The Bank of Ghana has reduced the Primary Reserve Requirement for savings and loans companies, finance house companies, and rural and community banks from 8 per cent to 6 per cent, as well as the 10 per cent primary reserve ratio for microfinance companies to 8 per cent.
This is part of measures to further provide economic relief to households and businesses, and to increase credit to key sectors of the economy amidst the threat posed by the COVID-19 pandemic.
The Primary Reserve Requirement, which is the minimum amount of cash required to operate a bank, has also been reduced to release liquidity to the Specialized Deposit Taking Institutions (SDI) sector to enable them to support their customers and ensure that the MSME sector and low-income households do not lose access to critical financial services in these uncertain times.
In a statement issued by the Bank of Ghana, Governor of the Central Bank, Dr. Ernest Addison, explained it was activating “Section 46A of the Bank of Ghana Act 2002 (Act 612) as amended, to provide liquidity support to savings and loans and finance house companies facing temporary liquidity challenges.”
“Eligibility for this facility and the terms and conditions upon which it will be granted will be based strictly on the provisions of section 46A and BOG’s updated liquidity support policy framework,” he added.
He said the COVID-19 pandemic had put a severe strain on the budget, manifesting in petroleum revenue shortfalls as a result of plunging crude oil prices, shortfalls in import duties, other tax revenues, and non-tax revenues, thus the need for the additional measures.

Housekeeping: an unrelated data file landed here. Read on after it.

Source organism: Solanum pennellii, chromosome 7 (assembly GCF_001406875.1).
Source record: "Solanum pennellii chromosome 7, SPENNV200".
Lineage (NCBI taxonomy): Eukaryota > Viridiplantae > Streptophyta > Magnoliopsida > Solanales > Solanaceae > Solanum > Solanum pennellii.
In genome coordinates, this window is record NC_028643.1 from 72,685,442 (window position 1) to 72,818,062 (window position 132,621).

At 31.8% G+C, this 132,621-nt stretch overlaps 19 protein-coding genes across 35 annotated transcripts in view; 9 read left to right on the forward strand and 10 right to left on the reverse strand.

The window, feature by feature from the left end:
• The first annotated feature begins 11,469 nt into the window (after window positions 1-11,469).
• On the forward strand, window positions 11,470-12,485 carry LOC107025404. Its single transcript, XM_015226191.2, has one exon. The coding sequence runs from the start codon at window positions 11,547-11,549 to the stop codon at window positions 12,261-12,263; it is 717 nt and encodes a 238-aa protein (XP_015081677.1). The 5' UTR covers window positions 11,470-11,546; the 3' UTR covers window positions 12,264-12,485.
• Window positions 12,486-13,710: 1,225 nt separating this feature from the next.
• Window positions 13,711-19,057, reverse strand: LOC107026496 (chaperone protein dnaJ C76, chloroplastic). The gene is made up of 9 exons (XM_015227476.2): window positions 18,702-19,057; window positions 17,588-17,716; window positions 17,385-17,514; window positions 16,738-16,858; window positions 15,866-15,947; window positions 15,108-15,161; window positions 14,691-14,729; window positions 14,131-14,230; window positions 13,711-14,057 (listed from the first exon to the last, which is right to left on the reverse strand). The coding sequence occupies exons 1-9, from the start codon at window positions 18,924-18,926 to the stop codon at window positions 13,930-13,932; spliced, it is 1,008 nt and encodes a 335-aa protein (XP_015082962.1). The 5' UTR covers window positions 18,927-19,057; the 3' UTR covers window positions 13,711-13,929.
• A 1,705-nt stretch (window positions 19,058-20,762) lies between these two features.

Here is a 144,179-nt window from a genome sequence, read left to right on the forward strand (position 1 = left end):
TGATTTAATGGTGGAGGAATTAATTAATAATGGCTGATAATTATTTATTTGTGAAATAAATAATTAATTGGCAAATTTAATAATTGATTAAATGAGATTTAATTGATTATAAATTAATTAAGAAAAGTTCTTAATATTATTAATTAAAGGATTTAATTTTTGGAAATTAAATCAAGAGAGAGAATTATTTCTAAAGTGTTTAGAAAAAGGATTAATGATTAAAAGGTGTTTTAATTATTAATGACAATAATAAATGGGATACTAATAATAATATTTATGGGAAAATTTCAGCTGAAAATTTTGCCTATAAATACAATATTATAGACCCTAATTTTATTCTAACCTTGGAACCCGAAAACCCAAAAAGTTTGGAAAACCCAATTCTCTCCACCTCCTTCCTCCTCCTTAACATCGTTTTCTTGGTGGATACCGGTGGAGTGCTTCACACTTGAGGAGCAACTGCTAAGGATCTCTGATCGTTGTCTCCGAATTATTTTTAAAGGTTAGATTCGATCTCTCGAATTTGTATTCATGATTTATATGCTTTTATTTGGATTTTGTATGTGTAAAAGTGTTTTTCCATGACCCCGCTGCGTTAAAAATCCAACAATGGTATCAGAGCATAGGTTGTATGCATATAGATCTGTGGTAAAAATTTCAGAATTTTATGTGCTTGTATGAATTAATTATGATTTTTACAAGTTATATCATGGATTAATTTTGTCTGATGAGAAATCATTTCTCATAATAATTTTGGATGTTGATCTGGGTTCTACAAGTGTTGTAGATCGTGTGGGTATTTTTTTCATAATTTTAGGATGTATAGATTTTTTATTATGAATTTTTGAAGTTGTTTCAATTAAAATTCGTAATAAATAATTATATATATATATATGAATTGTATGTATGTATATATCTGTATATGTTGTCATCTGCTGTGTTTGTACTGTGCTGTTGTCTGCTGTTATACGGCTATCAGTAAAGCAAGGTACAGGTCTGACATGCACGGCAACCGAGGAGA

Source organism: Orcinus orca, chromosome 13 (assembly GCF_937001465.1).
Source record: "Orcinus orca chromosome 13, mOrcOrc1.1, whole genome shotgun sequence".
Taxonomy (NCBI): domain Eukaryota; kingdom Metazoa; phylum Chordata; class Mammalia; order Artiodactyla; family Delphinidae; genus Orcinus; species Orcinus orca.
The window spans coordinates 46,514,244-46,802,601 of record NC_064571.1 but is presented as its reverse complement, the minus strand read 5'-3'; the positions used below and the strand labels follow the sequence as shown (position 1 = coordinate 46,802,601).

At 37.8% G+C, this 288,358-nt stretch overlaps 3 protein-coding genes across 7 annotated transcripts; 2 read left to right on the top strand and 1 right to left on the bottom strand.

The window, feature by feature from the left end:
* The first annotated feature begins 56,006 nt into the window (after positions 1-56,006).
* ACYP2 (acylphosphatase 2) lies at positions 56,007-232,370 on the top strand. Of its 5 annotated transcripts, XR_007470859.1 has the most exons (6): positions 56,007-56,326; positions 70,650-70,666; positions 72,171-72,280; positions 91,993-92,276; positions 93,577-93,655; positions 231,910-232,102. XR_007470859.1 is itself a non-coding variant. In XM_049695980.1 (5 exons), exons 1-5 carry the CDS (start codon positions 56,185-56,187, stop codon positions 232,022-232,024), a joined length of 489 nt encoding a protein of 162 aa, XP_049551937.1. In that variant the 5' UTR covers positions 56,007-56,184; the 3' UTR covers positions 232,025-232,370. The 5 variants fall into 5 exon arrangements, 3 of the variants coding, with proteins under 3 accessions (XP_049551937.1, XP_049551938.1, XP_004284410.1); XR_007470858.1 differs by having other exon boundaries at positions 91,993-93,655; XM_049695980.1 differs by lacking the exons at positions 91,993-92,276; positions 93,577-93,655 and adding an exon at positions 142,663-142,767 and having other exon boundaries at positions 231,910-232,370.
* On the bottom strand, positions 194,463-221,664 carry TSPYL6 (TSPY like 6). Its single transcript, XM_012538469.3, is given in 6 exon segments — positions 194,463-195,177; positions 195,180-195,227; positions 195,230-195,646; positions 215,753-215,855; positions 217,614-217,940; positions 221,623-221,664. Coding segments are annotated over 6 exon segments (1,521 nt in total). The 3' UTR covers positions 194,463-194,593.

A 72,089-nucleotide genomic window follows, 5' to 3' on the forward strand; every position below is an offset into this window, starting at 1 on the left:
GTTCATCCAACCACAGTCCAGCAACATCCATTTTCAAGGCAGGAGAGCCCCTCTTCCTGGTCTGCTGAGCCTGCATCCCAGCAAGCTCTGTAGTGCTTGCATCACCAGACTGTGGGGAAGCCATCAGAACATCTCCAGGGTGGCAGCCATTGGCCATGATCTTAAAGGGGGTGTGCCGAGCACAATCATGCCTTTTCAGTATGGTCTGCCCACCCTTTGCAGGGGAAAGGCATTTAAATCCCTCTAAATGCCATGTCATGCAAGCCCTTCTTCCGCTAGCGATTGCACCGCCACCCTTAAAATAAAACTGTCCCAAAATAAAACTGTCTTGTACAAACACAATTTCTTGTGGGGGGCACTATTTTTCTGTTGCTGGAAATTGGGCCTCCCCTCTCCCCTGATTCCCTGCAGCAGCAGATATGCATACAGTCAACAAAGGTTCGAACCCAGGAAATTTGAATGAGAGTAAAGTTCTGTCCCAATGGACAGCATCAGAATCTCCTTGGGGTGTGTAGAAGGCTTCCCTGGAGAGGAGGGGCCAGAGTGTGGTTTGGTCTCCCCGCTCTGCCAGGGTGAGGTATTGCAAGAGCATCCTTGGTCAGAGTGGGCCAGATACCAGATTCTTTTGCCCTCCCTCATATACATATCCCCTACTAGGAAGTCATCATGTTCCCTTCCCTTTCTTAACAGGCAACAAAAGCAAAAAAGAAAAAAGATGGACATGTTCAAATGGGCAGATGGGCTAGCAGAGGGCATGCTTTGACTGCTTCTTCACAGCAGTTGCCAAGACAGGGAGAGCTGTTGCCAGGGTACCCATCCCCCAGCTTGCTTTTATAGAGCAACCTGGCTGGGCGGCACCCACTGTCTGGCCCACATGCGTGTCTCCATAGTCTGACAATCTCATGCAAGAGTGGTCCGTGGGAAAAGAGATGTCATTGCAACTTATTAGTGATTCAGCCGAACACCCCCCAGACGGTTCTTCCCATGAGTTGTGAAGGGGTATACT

In addition to the reduction of the Primary Reserve Requirement, the regulator stated that, “It would also strengthen the capacity of the ARB Apex Bank to provide liquidity support for rural and community banks facing temporary liquidity challenges in line with a framework to be agreed.”
Microfinance companies who meet eligibility criteria agreed will also qualify for this support from ARB Apex Bank.
It will also extend the deadline for SDIs (MFIs and RCBs) to meet new capital requirements to December 2021.
The Bank will also provide guidance to banks and SDIs on the accounting treatment of loan restructuring, classifications, provisioning, and expected credit losses, and prudential assessments of credit risk and capital ratios.
Such guidance should help banks and SDIs make quicker decisions on customers’ requests for loan restructuring.
“BoG expects fair and equitable treatment of all customers of banks and SDIs at all times, and especially at this time. The Bank will strictly monitor business conduct rules for banks and SDIs in their dealings with customers, particularly in relation to transparency and fairness in revisions to loan terms and conditions, fee charges, and related issues,” it added.
Bank of Ghana keeps policy rate at 14.5 percent amid COVID-19
Meanwhile, the Monetary Policy Committee (MPC) of the Bank of Ghana, has maintained the policy rate at 14.5 percent.
This is the first time the rate has been kept unchanged after it was reduced by 150 basis points early this year.
BoG to sanction banks, other SDIs for misuse of incentives amidst COVID-19 pandemic
Earlier this year, the Bank of Ghana announced that it will not fail to sanction banks and other Specialized Deposit-Taking Institutions (SDIs) that fail to efficiently utilize its interventions to increase their liquidity to contain the impact of the coronavirus pandemic.
While these measures were aimed at increasing liquidity of banks and other SDIs, the Bank of Ghana which wants all banks to seek approval for the declaration or payment of dividends for the 2019 year, has cautioned against using proceeds to pay dividends and other distributions to shareholders or purchase government of Ghana and Bank of Ghana securities.